Sampler: Jenny’s Choice by Sue Joslin

A rare but disturbing book told with insight and sensitivity about one woman’s fight to finish her life on her own terms.

When the line between pain relief and euthanasia becomes blurred, who should choose?
In a fight against the system, Jenny becomes trapped in a desperate struggle against disease, prejudice and the madness of others.

Sue Joslin

Sampler: Jenny’s Choice

It took Mary half an hour to reach the gravelled path leading up to the cottage and another twenty minutes for her to find a spot in the undergrowth on a raised piece of ground above the cottege where she could watch unobserved.

There was a low stone wall in front of the cottage, neatly bordering a pretty and obviously well tended front garden. A man was sitting in the garden, leaning back against the building beside one of the windows. He was wearing a white beanie hat and a pair of sunglasses and he reached down from time to time to help himself to a drink from a brown bottle by his side. Mary was too far away to make out his features, but from his build he could well be the man she was looking for. But of the woman, there was no sign. If only she would come out into the garden, then Mary could be sure.

She waited until it was getting dark and the man went back into the cottage, but still there was no sign that there was a woman present. Trying to stay hidden from view as much as possible, Mary inched her way as close to the cottage as she dared. At last she risked a quick dash across the open field, to the side of the cottage. She lay there for a few moments, waiting for the hammering of her heart to subside so that she could hear, then she crawled round to the front of the building, trusting to luck and divine intervention that Mr T. Abbot would not take it into his head to take an early evening stroll.

A woman’s voice drifted out of the open window.

“Darling, could you please pass me that magazine? I really don’t feel able to get up at the moment.”

It was all the confirmation that Mary needed that there was an invalid hidden within the depths of the cottage.

Carefully retracing her steps, she made her way back to the village and the little petrol station, perched on its outskirts.

“Could I trouble you for a can of petrol? My car has run out and I’ve had to leave it down the road,” Mary told the old man behind the counter.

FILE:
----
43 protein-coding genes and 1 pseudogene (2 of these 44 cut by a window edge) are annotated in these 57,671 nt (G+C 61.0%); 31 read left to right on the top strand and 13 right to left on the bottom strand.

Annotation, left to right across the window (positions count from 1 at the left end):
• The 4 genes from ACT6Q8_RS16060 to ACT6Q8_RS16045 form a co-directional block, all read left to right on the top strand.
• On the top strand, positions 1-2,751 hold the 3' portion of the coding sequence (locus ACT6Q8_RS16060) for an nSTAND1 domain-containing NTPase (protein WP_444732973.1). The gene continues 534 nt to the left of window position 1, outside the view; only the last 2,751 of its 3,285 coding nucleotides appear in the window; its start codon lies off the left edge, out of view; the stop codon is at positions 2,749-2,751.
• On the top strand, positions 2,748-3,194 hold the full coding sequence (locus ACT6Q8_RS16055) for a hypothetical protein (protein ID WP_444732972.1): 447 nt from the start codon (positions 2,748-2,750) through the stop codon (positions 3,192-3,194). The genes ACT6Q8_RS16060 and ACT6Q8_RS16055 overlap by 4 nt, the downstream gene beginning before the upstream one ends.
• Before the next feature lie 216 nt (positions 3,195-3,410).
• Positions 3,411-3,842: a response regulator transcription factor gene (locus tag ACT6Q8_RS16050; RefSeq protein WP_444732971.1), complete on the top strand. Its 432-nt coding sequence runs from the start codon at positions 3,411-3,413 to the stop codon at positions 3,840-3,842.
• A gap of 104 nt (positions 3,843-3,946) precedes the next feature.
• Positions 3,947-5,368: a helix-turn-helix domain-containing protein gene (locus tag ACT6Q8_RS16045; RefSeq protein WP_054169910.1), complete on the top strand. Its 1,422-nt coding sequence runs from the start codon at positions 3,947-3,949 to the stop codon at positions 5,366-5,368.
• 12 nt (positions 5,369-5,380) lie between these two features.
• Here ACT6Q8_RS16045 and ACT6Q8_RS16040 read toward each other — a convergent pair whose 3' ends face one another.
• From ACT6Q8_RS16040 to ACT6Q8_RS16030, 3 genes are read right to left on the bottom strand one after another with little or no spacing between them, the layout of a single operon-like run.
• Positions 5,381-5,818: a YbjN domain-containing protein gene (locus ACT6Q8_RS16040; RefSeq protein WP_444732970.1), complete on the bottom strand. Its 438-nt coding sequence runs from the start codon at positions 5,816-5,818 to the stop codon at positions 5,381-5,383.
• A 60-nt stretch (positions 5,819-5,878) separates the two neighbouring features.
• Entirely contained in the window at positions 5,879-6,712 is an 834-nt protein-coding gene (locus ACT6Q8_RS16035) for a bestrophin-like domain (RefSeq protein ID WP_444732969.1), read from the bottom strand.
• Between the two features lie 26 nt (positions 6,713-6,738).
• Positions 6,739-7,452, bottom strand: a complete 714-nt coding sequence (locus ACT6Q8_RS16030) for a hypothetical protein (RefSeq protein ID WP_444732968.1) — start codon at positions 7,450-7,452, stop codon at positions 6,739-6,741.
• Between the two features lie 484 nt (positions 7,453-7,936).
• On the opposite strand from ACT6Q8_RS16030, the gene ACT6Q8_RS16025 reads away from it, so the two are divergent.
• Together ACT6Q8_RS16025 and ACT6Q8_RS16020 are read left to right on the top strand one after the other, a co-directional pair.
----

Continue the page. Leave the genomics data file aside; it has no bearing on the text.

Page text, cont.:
“Certainly, young lady. Will you be wanting a lift to your car as well?” he gave her a warm smile.

Mary was flustered by this and blushed bright scarlet. It was years since anyone had referred to her as a young lady.

“Err… No thank you,” she stammered, “My car is only just round the corner, it was silly of me but I really thought that I could manage the last few yards.”

“Oh, no problem, I’ll carry it round for you myself, it’ll only take me a wee minute.”

“No, really, I can manage!” Mary panicked.

The man looked a bit put out at this abrupt refusal of his kindly meant offer.

“Oh well, if you’re sure,” he shrugged.

Mary assured him that she was and a few minutes later he stood watching as she hauled the heavy can out of the garage and away into the night.

“There’s no helping some folks,” he muttered to himself and turned away to attend to a new customer.

Mary walked slowly with the full can, changing it from one hand to the other every couple of hundred yards or so, and it was dark before she got back to the cottage.

Lights were blazing brightly from the windows and a smoking chimney bore testament to the log fire, which burned merrily in the hearth.

Mary regained her original vantage point and settled down to wait, but it was well past eleven before the last light went out and darkness closed in for the night. Still Mary waited. An hour later she crept up to the cottage, and taking the lid from the petrol can, began to splash petrol on the windows and doors, neatly sealing each exit, before emptying the remaining contents through the letter box and discarding the can.

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